Harry Frank Guggenheim Hall of Gems and Minerals
The Guggenheim Hall is an exhibit at the American Museum of Natural History that hosts one of the world's largest geology collections. It focuses on petrology, mineralization and the anthropology of gems and minerals. It is the permanent home of the Star of India, one of the world's largest and most famous star sapphires. The New York Times architectural critic, Paul Goldberger, said, "It is one of the finest museum installations that any city has seen in many years". It operates under the museum's department of Earth and Planetary Sciences.
The Harry Frank Guggenheim Hall of Minerals houses hundreds of unusual geological specimens. It adjoins the Morgan Memorial Hall of Gems showcasing many rare, and valuable gemstones. The exhibit was designed by the architectural firm of Wm. F. Pedersen and Assoc. with Fred Bookhardt in charge. Vincent Manson was the curator of the Mineralogy Department. The exhibit took six years to design and build, 1970–1976.
On October 29, 1964, the Star of India, along with the Eagle Diamond, the DeLong Star Ruby and the Midnight Star, were stolen from the Museum. The burglars, who included Jack Murphy, gained entrance by climbing through a bathroom window they had unlocked hours before the Museum was closed. The DeLong Star Ruby and the Midnight Star were both recovered. Weeks later, the Star of India was later recovered from a locker in a Miami bus station, but the Eagle Diamond was never found; it may have been recut or lost. The DeLong Star Ruby was recovered for a $25,000 ransom, paid by Florida businessman John D. MacArthur.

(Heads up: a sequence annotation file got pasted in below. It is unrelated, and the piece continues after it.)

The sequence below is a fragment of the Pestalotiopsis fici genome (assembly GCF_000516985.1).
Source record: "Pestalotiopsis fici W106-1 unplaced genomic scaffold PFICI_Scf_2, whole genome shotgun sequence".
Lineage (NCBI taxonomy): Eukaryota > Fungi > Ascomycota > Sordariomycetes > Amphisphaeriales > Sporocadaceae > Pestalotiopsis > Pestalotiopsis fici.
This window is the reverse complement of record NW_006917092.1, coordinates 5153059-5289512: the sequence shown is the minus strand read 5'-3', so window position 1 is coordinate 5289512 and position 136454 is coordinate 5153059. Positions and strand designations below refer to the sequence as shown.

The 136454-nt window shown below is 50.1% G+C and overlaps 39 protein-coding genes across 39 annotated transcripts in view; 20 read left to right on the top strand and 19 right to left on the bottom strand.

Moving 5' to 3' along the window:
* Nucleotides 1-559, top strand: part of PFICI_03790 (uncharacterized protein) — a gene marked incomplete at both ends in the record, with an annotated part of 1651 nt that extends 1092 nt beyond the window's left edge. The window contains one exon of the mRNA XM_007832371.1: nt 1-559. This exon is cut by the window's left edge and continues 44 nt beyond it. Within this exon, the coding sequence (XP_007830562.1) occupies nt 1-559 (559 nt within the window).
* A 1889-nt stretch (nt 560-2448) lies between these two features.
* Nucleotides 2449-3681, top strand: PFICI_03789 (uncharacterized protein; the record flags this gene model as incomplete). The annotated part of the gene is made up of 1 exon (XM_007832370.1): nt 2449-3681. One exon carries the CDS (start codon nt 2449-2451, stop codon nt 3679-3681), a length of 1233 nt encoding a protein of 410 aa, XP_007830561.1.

On display are many renowned samples that are chosen from among the Museum's more than 100,000 pieces. Among these are the Patricia Emerald, a 632 carat (126 g) stone that is considered one of the world's great emeralds for its size and color, and also because it is dihexagonal, or 12-sided. It was discovered in 1920 in a mine high in the Colombian Andes. The Patricia is one of the few large gem-quality emeralds that remains uncut. Also on display is the 563 carat (113 g) Star of India, the largest, and most famous, star sapphire in the world. It was discovered over 300 years ago in Sri Lanka, most likely in the sands of ancient river beds from where sapphires continue to be found today. It was donated to the Museum by the financier J.P. Morgan. The thin, radiant, six pointed star, or asterism, is created by incoming light that reflects from needle-like crystals of the mineral rutile which are found within the sapphire. The Star of India is polished into the shape of a cabochon, or dome, to enhance the star's beauty. Among other notable specimens on display are a 596 pound (270 kg) topaz, a 4.5 ton specimen of blue azurite/malachite ore that was found in the Copper Queen Mine in Bisbee, Arizona at the start of the 20th century; and a rare, 100 carat (20 g) orange-colored padparadschan sapphire from Sri Lanka, considered "the mother of all pads." The collection also includes the Midnight Star Ruby, a 116.75-carat deep purplish-red star ruby.
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